FACTS: A Florida district court required Chalmers to pay Burrough child support to help care for their daughter. The support amount was based on Chalmers' income as a player for the Miami Heat basketball team. Chalmers retired from the team in 2018 and moved away from Florida. Burrough and the child are Kansas residents. After his employment changed, Chalmers wanted to modify his child support obligation. But he could not do so in Florida because he was no longer a Florida resident. In 2018, Chalmers filed a petition to register and modify the Florida order in Kansas under the Uniform Interstate Family Support Act (UIFSA). Burrough did not dispute Chalmers' attempt to register the judgment, even though he did not comply with UIFSA requirements by including copies of the Florida support order with the filing. The district court registered the Florida order in Kansas and later temporarily modified the support obligation as agreed to by the parties. Burrough then filed a motion to set aside, claiming that she never agreed to the terms. Chalmers also moved for permission to amend his petition to add the required copies of the Florida support order. Burrough countered with a motion to dismiss based on a lack of subject matter jurisdiction, arguing that the Florida support order was never properly registered because Chalmers did not comply with UIFSA requirements when registering the order. The district court agreed with Burrough and vacated its modification of the support order, finding that the presence of a certified copy of the Florida support order was fundamental to registering the order in Kansas. Chalmers appealed.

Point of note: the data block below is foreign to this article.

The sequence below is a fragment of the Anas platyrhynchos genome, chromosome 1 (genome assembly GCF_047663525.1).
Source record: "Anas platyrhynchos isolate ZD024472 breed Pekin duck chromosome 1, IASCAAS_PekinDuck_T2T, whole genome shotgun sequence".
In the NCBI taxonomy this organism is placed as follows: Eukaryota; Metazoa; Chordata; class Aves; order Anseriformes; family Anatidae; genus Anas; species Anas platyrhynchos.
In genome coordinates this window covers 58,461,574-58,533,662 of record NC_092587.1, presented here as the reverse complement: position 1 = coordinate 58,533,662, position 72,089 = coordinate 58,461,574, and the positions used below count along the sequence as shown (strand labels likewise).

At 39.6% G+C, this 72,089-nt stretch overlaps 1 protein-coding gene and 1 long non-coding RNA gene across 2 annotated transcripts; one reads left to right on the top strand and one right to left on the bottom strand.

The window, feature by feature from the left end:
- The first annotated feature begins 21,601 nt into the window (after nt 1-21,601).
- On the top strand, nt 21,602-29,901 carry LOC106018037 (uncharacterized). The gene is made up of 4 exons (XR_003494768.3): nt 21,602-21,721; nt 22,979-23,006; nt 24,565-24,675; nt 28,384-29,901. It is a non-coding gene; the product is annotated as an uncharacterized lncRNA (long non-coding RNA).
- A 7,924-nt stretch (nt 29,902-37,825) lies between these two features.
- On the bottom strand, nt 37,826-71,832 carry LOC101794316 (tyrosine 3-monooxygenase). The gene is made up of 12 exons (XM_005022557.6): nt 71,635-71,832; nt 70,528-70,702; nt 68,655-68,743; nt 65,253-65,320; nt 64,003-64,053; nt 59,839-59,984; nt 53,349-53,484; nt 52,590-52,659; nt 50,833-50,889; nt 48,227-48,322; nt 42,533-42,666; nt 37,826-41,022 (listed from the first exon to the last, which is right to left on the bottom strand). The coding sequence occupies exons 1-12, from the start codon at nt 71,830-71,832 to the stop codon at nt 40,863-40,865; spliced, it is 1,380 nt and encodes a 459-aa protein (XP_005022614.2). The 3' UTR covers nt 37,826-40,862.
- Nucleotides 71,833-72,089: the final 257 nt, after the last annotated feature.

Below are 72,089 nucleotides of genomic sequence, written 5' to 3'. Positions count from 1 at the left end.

ISSUES: (1) Whether objection to jurisdiction was waived; (2) whether substantial compliance with UIFSA is adequate

HELD: Kansas only has jurisdiction to modify an out-of-state child support order if that order is first registered in this state. It is undisputed that Chalmers failed to attach to his registration petition two copies, including one certified copy, of his Florida order. Challenges to subject matter jurisdiction can be raised at any time, even outside of the 20-day window contemplated by UIFSA. A Kansas court has no authority to modify an out-of-state child support order until that order is properly registered in Kansas. Litigants are not expected to strictly comply with UIFSA requirements. But attachment of the Florida order was a critical component of the UIFSA registration requirements. The failure to attach two copies of the order meant that Chalmers did not substantially comply with UIFSA and the order was never properly registered in Kansas, divesting the district court of jurisdiction to modify it.